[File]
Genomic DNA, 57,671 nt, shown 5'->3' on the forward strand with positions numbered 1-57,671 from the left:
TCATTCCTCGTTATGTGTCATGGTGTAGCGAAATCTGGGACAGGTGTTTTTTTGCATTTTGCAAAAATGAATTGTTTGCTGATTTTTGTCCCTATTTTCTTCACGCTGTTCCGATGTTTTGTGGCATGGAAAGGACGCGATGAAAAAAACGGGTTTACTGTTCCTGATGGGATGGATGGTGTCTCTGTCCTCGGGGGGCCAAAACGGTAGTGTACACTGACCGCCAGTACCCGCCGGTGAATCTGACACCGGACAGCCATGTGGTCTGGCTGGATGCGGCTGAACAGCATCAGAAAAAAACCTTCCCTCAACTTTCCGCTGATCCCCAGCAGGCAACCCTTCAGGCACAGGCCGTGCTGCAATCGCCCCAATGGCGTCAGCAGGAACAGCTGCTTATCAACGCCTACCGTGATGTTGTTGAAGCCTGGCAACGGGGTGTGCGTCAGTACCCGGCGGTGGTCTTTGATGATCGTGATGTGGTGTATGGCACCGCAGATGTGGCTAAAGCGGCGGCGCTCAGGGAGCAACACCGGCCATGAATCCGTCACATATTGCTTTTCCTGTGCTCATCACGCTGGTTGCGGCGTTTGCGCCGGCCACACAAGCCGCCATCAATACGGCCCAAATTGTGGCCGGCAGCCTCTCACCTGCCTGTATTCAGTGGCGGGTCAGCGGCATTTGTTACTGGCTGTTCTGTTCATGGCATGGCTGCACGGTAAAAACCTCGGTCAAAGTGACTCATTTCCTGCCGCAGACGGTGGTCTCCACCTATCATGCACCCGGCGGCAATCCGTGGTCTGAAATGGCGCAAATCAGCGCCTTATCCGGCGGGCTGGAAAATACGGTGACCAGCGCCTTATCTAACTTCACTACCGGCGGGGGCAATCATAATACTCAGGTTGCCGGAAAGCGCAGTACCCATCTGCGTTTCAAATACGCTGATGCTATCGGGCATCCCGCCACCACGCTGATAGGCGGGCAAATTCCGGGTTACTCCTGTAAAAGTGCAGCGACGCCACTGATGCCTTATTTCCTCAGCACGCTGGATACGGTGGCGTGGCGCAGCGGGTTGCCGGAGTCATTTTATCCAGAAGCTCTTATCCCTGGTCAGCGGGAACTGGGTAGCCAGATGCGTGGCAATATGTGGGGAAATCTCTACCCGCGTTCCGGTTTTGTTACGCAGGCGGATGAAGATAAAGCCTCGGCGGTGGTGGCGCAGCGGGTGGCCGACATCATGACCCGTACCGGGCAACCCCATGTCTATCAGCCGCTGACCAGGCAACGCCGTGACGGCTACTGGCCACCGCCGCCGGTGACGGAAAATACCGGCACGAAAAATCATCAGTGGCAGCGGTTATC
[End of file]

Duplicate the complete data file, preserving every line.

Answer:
Genomic DNA, 57,671 nt, shown 5'->3' on the forward strand with positions numbered 1-57,671 from the left:
TCATTCCTCGTTATGTGTCATGGTGTAGCGAAATCTGGGACAGGTGTTTTTTTGCATTTTGCAAAAATGAATTGTTTGCTGATTTTTGTCCCTATTTTCTTCACGCTGTTCCGATGTTTTGTGGCATGGAAAGGACGCGATGAAAAAAACGGGTTTACTGTTCCTGATGGGATGGATGGTGTCTCTGTCCTCGGGGGGCCAAAACGGTAGTGTACACTGACCGCCAGTACCCGCCGGTGAATCTGACACCGGACAGCCATGTGGTCTGGCTGGATGCGGCTGAACAGCATCAGAAAAAAACCTTCCCTCAACTTTCCGCTGATCCCCAGCAGGCAACCCTTCAGGCACAGGCCGTGCTGCAATCGCCCCAATGGCGTCAGCAGGAACAGCTGCTTATCAACGCCTACCGTGATGTTGTTGAAGCCTGGCAACGGGGTGTGCGTCAGTACCCGGCGGTGGTCTTTGATGATCGTGATGTGGTGTATGGCACCGCAGATGTGGCTAAAGCGGCGGCGCTCAGGGAGCAACACCGGCCATGAATCCGTCACATATTGCTTTTCCTGTGCTCATCACGCTGGTTGCGGCGTTTGCGCCGGCCACACAAGCCGCCATCAATACGGCCCAAATTGTGGCCGGCAGCCTCTCACCTGCCTGTATTCAGTGGCGGGTCAGCGGCATTTGTTACTGGCTGTTCTGTTCATGGCATGGCTGCACGGTAAAAACCTCGGTCAAAGTGACTCATTTCCTGCCGCAGACGGTGGTCTCCACCTATCATGCACCCGGCGGCAATCCGTGGTCTGAAATGGCGCAAATCAGCGCCTTATCCGGCGGGCTGGAAAATACGGTGACCAGCGCCTTATCTAACTTCACTACCGGCGGGGGCAATCATAATACTCAGGTTGCCGGAAAGCGCAGTACCCATCTGCGTTTCAAATACGCTGATGCTATCGGGCATCCCGCCACCACGCTGATAGGCGGGCAAATTCCGGGTTACTCCTGTAAAAGTGCAGCGACGCCACTGATGCCTTATTTCCTCAGCACGCTGGATACGGTGGCGTGGCGCAGCGGGTTGCCGGAGTCATTTTATCCAGAAGCTCTTATCCCTGGTCAGCGGGAACTGGGTAGCCAGATGCGTGGCAATATGTGGGGAAATCTCTACCCGCGTTCCGGTTTTGTTACGCAGGCGGATGAAGATAAAGCCTCGGCGGTGGTGGCGCAGCGGGTGGCCGACATCATGACCCGTACCGGGCAACCCCATGTCTATCAGCCGCTGACCAGGCAACGCCGTGACGGCTACTGGCCACCGCCGCCGGTGACGGAAAATACCGGCACGAAAAATCATCAGTGGCAGCGGTTATC